Research Illuminates the Role of Disease in Shaping Ocean Health


Over the last 20 years, the Southern New England lobster fishery, an economic staple from New York to Massachusetts for well over a century, has struggled. The collapse is largely attributed to rising water temperatures, but there’s been another culprit lurking in the water since the 1990s — epizootic shell disease, a bacterial infection that causes potentially fatal lesions in infected lobsters.

Shell disease is one of the several maladies that Maya Groner studies. A disease ecologist, and one of Bigelow Laboratory’s newest senior research scientists, Groner uses field surveys, experiments, and mathematical models to understand pathogens that affect marine populations. As warming temperatures become the norm across the world’s oceans and potentially increase vulnerability to these diseases, Groner is working with fisheries managers to better understand their impacts and work toward solutions.

“My interest is in combining different kinds of datasets to understand the underlying drivers of disease and ultimately inform management,” Groner said. “Disease is a natural part of any ecosystem, but if we can understand these diseases, we may be able to figure out ways to reduce their negative effects.”

Groner out in the field in Alaska

Recently, Groner published a paper in the ICES Journal of Marine Science on the prevalence of ichthyophoniasis, a widespread disease caused by a fungus-like parasite, in two Pacific herring populations in the Gulf of Alaska. The study, funded by the Exxon Valdez Oil Spill Trustee Council and the North Pacific Research Board, was based on research she began as a scientist with the Prince William Sound Science Center before coming to Bigelow Laboratory.

Pacific herring, like other forage fish species, are prone to large swings in population year-to-year, but it can be challenging to pinpoint the role of disease in those variations without sufficient targeted data. In Prince William Sound, the site of the devastating Exxon Valdez oil spill in 1989, understanding disease dynamics amid a host of ecosystem changes has been particularly challenging.

“It’s been a long time since the oil spill happened, but the herring continued to decline for nearly 30 years,” Groner said, pointing out that 2021 was the first time in decades that scientists saw an increase in the Prince William Sound population. “There’s clearly something else going on, so we’ve been trying to understand disease as a potential contributor.”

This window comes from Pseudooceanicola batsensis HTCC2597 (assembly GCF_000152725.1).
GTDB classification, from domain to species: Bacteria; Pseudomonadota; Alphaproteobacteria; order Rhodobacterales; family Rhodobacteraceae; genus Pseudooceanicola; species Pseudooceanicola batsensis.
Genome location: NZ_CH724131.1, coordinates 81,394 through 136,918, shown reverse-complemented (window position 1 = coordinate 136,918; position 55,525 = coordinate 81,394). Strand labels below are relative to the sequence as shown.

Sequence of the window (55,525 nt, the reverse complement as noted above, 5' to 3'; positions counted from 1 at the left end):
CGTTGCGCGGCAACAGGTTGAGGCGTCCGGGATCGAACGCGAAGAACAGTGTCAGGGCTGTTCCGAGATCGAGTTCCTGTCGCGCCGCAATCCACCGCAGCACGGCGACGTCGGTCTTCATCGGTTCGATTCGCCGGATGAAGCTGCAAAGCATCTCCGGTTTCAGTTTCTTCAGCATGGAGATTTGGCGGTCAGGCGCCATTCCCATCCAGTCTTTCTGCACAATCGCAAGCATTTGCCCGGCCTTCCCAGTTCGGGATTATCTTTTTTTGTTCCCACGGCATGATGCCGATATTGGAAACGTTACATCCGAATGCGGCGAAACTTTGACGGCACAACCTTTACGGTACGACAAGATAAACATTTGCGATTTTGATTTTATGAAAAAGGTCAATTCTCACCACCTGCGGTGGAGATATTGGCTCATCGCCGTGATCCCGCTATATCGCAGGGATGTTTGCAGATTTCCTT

Combining disease surveillance data with annual fish surveys from the Alaska Department of Fish and Game, Groner and her colleagues set out to measure the rate of ichthyophoniasis in Prince William Sound from 2007 to 2019. They then compared that with the prevalence of the disease in nearby Sitka Sound, further down the coast where the herring fishery is thriving.

Because ichthyophoniasis is a chronic condition, disease rates are inevitably higher where the population is older, so first the team had to account for the age differences between the two populations. After doing so, they showed that infections have declined in both populations over time, though the disease is still more widespread in Prince William Sound. That’s important for scientists to know as they try to piece together why herring have continued to struggle even as other species have recovered from the oil spill.

Sampling herring during spawning seasons in Sitka, Alaska, with biologists from the Alaska Department of Fish and Game

The herring research encapsulates Groner’s broader approach to her research, which is all about creatively combining data sources, finding common threads in different environmental systems, and collaborating with fishery stakeholders to understand the impact of disease. Since coming to Bigelow Laboratory, she’s continued that kind of work, both in Alaska, where she’s looking at several pathogens that affect snow crabs, and on the East Coast. She’s recently kicked off a project to understand whether Maine lobster may be vulnerable to shell disease in the future as the Gulf of Maine continues to warm.

“The Gulf of Maine is warming. The Gulf of Alaska is warming. The Bering Sea is losing its sea ice,” she said. “You really can’t look at these diseases out of that context.”

Scientists, she said, have detected a relationship between warmer temperatures and disease prevalence for most marine diseases, including ichthyophoniasis and shell disease. However, more work is needed to understand whether warming is driving disease rates directly, or whether the two things are just correlated in a rapidly changing world. Combining the standard suite of fisheries data with disease and environmental data is necessary to tease apart those relationships and get a complete picture of how marine populations are changing.

“The herring work especially opened my eyes to the value of working with fisheries biologists and managers,” she said. “Disease is almost never included in stock assessments, even though it can be a really important source of variation in populations, and it’s only becoming more so, so the need to combine those datasets is as great as ever.”

Photo 1: Snow crabs that Groner and Postdoctoral Scientist Reyn Yoshioka are examining as part of an experiment on black eye syndrome in the Bering Sea

Photo 2: Groner out in the field in Alaska

Photo 3: Sampling herring during spawning seasons in Sitka, Alaska, with biologists from the Alaska Department of Fish and Game